We asked adults about changes in their cost of living over the last month, with 87% reporting their cost of living had increased. This is part of an increasing trend, compared with 83% in the previous period and 62% when we first asked this question (3 to 14 November 2021).

Over the same period, the percentage of adults who think they would be able to save any money in the next 12 months has decreased; 37% in the latest period compared with 46% over the period 3 to 14 November 2021. The percentage who reported their household could afford to pay an unexpected, but necessary, expense of £850 was 58% in the latest period compared with 61% over the period 3 to 14 November 2021.

The most common reasons reported by adults who said their cost of living had increased were:

  • an increase in the price of food shopping (88% compared with 90% in the previous period)

  • an increase in gas or electricity bills (83% compared with 83% in the previous period)

  • an increase in the price of fuel (77% compared with 79% in the previous period)

The most common actions reported by adults who said their cost of living had increased were:

  • spending less on non-essentials (54%)

  • using less fuel such as gas or electricity at home (45%)

  • cutting back on non-essential journeys in my vehicle (39%)

  • shopping around more (37%)

Among those who pay energy bills, 4 in 10 (43%) said they found it very or somewhat difficult to afford their energy bills. In comparison, nearly half (47%) reported it was very or somewhat easy to afford their energy bills.

Among those who said they have gas or electricity supplied to their home, 6% reported they were behind on their gas or electricity bills.

These data were collected between 16 and 27 March 2022, prior to the increase in the domestic energy tariff cap on 1 April 2022.

There are strong seasonal spending patterns relating to gas and electricity that may affect the results presented in this section. For more information on this and recent price rises for gas and electricity, please see our latest Consumer price inflation statistics for February 2022.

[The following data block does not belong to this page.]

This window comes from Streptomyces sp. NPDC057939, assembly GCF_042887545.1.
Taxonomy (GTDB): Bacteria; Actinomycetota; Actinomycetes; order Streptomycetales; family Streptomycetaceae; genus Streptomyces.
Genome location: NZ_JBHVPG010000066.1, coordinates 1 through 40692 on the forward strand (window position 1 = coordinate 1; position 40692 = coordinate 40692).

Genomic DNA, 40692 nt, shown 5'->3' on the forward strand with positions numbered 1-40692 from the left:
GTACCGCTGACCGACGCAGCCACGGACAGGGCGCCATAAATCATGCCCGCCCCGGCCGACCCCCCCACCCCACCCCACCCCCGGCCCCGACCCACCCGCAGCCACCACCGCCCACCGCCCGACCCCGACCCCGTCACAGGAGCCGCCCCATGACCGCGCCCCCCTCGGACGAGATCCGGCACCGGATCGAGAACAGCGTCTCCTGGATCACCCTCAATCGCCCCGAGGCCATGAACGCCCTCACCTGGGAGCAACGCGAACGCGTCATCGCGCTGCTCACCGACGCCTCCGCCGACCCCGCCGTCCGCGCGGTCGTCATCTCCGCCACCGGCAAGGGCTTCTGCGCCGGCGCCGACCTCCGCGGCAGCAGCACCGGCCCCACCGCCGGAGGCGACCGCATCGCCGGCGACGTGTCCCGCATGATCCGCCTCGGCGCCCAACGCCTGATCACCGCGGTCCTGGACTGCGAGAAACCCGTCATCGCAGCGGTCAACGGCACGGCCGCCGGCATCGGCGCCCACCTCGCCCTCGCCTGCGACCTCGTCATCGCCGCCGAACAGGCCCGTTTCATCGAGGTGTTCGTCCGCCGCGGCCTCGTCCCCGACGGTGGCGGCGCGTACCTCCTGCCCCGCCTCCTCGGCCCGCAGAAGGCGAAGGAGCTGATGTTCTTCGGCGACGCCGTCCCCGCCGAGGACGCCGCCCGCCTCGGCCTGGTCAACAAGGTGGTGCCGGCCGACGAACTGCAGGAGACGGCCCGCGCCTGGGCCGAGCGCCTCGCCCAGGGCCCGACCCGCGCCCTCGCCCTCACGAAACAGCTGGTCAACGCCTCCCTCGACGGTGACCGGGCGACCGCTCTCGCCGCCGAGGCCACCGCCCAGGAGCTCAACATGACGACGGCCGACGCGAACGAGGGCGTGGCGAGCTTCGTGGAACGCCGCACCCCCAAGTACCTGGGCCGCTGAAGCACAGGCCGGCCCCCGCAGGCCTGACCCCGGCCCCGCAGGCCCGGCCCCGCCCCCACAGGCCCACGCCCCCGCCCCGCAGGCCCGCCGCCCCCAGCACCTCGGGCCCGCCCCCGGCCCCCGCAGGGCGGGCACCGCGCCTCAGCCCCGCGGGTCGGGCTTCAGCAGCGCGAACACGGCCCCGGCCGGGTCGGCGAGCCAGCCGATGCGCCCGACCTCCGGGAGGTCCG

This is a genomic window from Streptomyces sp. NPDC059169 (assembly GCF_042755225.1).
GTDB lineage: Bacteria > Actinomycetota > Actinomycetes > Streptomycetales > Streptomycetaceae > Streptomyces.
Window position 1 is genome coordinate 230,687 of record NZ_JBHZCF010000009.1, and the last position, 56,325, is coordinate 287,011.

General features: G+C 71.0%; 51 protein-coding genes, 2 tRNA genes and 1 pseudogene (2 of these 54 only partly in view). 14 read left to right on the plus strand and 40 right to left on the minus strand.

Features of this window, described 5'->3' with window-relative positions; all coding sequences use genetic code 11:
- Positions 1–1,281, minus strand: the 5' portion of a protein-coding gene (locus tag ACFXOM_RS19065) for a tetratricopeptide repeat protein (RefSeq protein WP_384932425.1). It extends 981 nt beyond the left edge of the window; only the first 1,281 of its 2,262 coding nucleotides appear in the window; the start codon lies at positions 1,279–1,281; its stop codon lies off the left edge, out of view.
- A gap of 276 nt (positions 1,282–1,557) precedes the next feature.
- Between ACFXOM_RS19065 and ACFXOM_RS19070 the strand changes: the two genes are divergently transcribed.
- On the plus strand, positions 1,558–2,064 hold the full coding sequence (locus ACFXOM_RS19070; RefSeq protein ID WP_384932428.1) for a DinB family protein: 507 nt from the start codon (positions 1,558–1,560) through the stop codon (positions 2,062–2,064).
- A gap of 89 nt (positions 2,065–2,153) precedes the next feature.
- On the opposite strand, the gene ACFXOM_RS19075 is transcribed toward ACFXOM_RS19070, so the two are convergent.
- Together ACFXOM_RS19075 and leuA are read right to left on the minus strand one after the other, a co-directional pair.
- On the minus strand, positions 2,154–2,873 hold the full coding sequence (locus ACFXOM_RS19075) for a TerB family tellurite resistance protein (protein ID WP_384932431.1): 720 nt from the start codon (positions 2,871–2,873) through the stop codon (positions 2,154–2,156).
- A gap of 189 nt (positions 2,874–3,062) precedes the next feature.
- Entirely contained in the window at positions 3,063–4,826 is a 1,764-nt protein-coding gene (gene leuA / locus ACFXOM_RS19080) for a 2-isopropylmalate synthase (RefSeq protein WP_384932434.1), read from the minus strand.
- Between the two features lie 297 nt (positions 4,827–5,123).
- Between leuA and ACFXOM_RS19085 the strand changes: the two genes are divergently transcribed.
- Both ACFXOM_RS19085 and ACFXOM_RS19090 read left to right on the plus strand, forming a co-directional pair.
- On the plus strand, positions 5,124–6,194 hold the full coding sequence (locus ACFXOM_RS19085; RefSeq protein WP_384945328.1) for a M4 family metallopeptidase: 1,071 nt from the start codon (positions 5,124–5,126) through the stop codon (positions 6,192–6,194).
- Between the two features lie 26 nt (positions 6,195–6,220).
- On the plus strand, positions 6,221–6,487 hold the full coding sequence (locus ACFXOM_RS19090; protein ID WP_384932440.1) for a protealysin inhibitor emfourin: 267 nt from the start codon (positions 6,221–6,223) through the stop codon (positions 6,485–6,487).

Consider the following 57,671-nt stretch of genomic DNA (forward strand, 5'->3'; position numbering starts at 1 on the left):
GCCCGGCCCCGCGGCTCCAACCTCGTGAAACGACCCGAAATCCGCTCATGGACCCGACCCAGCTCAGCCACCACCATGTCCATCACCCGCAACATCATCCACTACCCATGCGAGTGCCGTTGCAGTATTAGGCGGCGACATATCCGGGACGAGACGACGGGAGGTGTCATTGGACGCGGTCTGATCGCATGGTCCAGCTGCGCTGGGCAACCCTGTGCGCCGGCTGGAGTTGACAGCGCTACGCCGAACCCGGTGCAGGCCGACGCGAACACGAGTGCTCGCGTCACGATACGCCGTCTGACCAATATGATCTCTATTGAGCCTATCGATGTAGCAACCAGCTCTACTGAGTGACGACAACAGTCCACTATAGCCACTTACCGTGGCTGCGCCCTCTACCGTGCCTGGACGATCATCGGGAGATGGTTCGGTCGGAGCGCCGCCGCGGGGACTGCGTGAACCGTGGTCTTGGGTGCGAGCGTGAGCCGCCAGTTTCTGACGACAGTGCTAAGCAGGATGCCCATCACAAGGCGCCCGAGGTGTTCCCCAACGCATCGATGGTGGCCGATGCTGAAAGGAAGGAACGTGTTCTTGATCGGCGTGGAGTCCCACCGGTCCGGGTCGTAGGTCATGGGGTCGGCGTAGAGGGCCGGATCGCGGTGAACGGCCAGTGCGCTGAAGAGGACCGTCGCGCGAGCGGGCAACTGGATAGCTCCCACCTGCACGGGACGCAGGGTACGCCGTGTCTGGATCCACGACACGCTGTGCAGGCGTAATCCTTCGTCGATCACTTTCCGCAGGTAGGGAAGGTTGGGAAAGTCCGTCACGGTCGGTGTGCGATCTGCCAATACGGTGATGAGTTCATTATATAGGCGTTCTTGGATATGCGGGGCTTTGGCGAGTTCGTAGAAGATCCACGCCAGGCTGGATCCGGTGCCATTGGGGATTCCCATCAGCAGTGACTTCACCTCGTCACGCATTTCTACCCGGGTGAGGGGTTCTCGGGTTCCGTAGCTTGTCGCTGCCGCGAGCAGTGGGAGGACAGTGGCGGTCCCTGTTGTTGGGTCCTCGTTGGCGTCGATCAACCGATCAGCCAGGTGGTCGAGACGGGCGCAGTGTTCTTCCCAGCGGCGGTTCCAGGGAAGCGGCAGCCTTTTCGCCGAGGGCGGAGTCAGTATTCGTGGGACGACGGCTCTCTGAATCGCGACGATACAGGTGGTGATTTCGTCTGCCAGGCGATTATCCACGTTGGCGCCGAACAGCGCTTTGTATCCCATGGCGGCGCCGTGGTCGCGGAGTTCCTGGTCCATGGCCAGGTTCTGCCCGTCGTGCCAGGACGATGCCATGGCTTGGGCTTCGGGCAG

Further demographic breakdowns of estimates in this bulletin are available within the accompanying Coronavirus and the social impacts on Great Britain datasets.

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5. Social impacts on Great Britain data

Coronavirus and the social impacts on Great Britain
Dataset | Released 1 April 2022
Indicators from the Opinions and Lifestyle Survey (OPN) to understand the impact of the coronavirus (COVID-19) pandemic on people, households and communities in Great Britain. Includes breakdowns by age, sex, and region.

Coronavirus and the social impacts on Great Britain: Personal experience of shortage of goods
Dataset | Released on 1 April 2022
Data from the Opinions and Lifestyle Survey (OPN) on whether people experienced shortage of goods such as food, medicine and fuel when shopping.

Coronavirus and the social impacts on Great Britain: Household finances
Dataset | Released on 1 April 2022
Data from the Opinions and Lifestyle Survey (OPN) on the way in which people report the coronavirus (COVID-19) pandemic has affected their household finances in the past seven days, if people report their costs of living has changed in the last month and why, and on people's financial situation in the last month.

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6. Measuring the data

This release contains data and indicators from a module being undertaken through the Office for National Statistics (ONS') Opinions and Lifestyle Survey (OPN) to understand the impact of the coronavirus (COVID-19) pandemic on British society.

Breakdowns by age, sex, region, and country, including confidence intervals for the estimates, are contained in the Coronavirus and the social impacts on Great Britain dataset.

Where changes in results from previous weeks are presented in this bulletin, associated confidence intervals should be used to assess the statistical significance of the differences.

Sampling and weighting

In the period between 16 and 27 March 2022, we sampled 4,471 households. These were randomly selected from those that had previously completed the Labour Market Survey (LMS) or OPN. The responding sample contained 3,100 individuals, representing a 69.3% response rate.

Survey weights were applied to make estimates representative of the population (based on June 2021 population estimates). Further information on the survey design and quality can be found in the Opinions and Lifestyle Survey Quality and Methodology Information.

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Manylion cyswllt ar gyfer y Bwletin ystadegol

Bonnie Lewis, Ed Pyle, Matt Dennes, Tim Vizard
policy.evidence.analysis@ons.gov.uk
Ffôn: +44 300 0671543